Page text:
It was hoped that the situation will improve notwithstanding the likely gravitation of terrorists after the withdrawal of foreign troops from Afghanistan and setting up of Al Qaeda's terror wing for the Indian subcontinent.
Much against expectations, Mother Nature decided to catalyse the fertile causative factors of insurgency and this evolving situation if not redressed in the limited window that is available could raise its ugly head with much more ferocity sooner than later, considering the current dynamics of Indo-Pakistan relations.
Against such a backdrop and crises of leadership, what should be the strategy of rebuilding Lost Paradise?
Unless the political strategy for dealing with the converged issue is detailed, the counter insurgency strategy for dealing with the aftermath is unlikely to work.
Responsible leaders at the operational and strategic levels who lament the need for an effective strategy have an opportunity to rework in order to win the commercialisation of conflict, amidst the yearning for peace by rebuilding lives.
Strategy for rebuilding, given the limited window, has to be fast tracked under empowered guidelines. The hands of the security forces on ground who do not have the authorisation for rebuilding, need to be used and augmented if required by specialists for essential reconstruction.
There is no other agency other than the security forces that has the leadership, organisational structure, capability, passion, commitment and more importantly stakes, in ensuring that the situation improves at the earliest amidst the spoiler violence.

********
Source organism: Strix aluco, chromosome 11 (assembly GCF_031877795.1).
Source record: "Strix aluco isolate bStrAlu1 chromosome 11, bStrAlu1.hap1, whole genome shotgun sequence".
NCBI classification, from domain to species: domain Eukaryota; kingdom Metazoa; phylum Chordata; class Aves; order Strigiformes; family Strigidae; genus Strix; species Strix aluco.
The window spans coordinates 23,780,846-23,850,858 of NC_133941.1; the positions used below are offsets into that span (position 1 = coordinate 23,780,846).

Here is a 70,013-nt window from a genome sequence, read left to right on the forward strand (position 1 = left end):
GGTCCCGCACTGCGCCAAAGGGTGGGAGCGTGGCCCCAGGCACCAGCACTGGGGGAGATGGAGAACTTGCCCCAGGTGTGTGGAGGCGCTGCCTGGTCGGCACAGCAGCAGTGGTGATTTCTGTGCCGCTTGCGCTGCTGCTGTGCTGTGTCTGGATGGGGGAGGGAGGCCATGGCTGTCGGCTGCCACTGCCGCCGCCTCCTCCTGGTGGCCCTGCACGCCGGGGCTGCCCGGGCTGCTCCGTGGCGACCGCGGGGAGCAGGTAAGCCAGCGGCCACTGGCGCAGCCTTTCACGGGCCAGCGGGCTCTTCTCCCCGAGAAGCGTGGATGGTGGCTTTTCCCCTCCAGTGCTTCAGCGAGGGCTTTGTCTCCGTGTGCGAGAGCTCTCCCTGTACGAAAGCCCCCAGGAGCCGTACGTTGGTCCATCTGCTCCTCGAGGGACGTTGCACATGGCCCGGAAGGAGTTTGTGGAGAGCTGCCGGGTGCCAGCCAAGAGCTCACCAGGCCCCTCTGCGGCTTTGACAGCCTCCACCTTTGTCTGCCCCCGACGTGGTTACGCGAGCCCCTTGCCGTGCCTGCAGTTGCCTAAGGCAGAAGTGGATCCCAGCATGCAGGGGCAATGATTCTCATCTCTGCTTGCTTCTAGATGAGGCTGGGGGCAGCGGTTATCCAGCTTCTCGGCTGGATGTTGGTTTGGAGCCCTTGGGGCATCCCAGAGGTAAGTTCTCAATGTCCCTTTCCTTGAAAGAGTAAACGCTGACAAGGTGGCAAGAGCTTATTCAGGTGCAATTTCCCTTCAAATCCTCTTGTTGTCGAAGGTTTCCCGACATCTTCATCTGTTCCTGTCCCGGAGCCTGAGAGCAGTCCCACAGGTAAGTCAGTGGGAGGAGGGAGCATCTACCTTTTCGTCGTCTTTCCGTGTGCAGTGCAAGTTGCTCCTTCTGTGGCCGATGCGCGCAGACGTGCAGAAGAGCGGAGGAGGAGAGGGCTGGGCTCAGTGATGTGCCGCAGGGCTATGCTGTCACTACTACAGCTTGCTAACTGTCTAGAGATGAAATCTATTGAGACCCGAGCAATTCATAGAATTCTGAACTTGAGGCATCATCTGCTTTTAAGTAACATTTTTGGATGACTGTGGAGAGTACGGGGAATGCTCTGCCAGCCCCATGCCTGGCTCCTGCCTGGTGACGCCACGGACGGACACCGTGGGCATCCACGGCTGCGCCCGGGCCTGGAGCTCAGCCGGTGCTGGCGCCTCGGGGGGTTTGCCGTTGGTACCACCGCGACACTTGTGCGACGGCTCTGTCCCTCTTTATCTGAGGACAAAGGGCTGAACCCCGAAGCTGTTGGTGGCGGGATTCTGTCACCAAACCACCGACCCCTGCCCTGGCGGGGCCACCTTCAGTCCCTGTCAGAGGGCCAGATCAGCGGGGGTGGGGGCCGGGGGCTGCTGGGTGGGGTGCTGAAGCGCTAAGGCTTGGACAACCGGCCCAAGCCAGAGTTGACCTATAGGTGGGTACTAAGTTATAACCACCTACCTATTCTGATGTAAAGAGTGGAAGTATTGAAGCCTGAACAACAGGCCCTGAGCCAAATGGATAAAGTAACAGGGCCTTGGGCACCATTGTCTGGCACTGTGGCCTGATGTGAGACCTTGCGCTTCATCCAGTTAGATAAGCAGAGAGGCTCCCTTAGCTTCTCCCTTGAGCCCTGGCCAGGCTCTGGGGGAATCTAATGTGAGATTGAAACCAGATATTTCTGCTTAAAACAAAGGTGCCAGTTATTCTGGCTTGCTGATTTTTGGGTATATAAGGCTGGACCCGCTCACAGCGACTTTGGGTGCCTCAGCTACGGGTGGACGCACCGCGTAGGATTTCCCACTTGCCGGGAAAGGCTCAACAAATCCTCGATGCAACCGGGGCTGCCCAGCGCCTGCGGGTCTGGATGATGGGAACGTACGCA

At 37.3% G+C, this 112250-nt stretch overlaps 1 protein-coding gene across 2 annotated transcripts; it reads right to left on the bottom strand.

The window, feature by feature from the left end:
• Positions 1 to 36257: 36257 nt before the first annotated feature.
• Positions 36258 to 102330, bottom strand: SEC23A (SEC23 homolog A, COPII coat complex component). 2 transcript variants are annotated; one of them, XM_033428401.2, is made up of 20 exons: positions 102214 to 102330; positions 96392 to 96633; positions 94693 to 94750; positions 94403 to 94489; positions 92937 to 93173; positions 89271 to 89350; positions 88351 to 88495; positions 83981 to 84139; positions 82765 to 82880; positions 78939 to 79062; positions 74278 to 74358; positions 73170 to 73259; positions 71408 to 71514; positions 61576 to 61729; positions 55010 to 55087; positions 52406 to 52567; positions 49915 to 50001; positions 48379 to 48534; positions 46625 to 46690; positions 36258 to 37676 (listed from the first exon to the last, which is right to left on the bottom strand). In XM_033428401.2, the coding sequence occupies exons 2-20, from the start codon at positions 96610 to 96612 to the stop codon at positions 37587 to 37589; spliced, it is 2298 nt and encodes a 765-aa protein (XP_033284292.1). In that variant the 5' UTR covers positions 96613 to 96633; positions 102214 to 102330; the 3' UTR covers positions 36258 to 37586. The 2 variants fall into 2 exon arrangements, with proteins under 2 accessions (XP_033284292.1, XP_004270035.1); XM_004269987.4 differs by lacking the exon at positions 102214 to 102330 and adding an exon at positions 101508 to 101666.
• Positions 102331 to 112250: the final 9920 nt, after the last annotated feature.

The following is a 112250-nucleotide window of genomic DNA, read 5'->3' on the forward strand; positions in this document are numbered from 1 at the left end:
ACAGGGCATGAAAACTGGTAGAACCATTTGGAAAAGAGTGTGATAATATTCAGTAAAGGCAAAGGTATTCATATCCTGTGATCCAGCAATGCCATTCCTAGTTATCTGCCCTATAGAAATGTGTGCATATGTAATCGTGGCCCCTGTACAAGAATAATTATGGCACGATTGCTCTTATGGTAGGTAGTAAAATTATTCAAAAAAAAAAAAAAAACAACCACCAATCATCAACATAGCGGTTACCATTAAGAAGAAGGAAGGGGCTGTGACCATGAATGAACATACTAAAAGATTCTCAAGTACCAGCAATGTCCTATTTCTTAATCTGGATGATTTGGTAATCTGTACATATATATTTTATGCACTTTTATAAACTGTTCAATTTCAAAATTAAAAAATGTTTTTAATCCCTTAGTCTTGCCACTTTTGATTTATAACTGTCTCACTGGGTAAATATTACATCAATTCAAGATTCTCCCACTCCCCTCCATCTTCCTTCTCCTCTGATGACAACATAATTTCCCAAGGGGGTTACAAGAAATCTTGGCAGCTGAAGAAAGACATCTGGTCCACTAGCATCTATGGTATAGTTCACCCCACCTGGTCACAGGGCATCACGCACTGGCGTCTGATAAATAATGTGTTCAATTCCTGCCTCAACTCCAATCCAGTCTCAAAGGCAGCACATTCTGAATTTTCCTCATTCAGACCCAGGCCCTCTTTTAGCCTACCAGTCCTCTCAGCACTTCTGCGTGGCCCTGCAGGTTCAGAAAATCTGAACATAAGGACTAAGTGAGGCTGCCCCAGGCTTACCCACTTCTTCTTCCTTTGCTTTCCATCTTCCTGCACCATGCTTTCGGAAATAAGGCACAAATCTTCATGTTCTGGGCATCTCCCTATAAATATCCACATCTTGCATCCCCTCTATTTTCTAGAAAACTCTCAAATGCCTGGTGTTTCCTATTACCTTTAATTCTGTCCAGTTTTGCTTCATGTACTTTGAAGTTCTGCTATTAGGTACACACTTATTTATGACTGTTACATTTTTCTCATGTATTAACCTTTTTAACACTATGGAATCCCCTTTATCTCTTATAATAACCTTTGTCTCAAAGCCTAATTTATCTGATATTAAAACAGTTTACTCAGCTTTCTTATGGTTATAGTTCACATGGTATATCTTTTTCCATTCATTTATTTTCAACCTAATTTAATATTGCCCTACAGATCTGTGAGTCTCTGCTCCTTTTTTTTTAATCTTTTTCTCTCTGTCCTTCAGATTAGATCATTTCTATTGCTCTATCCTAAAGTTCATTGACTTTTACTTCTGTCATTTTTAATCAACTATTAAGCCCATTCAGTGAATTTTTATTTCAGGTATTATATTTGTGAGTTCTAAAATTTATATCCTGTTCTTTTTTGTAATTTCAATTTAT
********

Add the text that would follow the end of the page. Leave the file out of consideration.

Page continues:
The security grid in south Kashmir and in Srinagar responsible for safety and security needs to be developed into a comprehensive security cum development grid by positioning relevant experts from various streams and provisioned with matching resources commensurate to the selective requirement.
Only by investing in responsibility and accountability through a gridded approach and by creation of enabling provisions, restoration of situation and rebuilding of the infrastructure can it take place on a fast track. Obviously, this will have to be created under the political dispensation and authority.
There is opportunity therefore to go ahead on a path different from the one adopted in the past which considering the nuances of insurgency, has to be premised on people, who are the Centre of Gravity.
The strategy of winning their hearts and minds and battle of perception therefore must begin.
The security forces will be well advised to undertake such a selective endeavour of rebuilding the 'Lost Paradise'.
The Indian armed forces have been involved in nation building under the auspicious of the United Nations in various parts of the world and the time has come to participate in this endeavour in J&K, where the border is still to be settled.
Let the people across the LoC see the resolve of Bharat and the contribution of the Indian Security Forces in rebuilding the Valley. Let disaster become the rallying point for the integration -- not only of society, but also of all the instruments of State.
It should be on the nation and its leadership to decide whether its Armed Forces should do so, or, not.
Image: A child displaced by the floods stands outside her temporary shelter on a flyover in Srinagar. Photograph: Adnan Abidi/Reuters.
What General Chait wrote about the stand-off in Ladakh on Rediff.com